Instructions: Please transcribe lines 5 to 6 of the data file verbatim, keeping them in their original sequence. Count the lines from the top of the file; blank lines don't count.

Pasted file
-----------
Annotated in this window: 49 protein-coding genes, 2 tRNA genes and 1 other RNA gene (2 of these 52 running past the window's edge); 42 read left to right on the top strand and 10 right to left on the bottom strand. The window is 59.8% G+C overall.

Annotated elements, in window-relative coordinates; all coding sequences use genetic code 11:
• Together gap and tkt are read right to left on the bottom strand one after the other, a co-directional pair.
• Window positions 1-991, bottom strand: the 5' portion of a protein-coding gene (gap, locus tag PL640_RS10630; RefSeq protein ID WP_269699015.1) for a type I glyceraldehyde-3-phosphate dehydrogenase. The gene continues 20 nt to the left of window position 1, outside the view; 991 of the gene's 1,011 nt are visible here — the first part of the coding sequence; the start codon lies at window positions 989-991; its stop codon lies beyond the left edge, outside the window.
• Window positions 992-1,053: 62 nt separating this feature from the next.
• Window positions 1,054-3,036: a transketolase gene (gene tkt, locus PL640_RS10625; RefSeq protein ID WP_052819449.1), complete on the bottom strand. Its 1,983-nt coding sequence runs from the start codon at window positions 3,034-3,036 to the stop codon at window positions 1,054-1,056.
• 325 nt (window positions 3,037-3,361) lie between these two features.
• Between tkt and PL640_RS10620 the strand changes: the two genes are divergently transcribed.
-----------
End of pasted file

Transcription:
• Window positions 992-1,053: 62 nt separating this feature from the next.
• Window positions 1,054-3,036: a transketolase gene (gene tkt, locus PL640_RS10625; RefSeq protein ID WP_052819449.1), complete on the bottom strand. Its 1,983-nt coding sequence runs from the start codon at window positions 3,034-3,036 to the stop codon at window positions 1,054-1,056.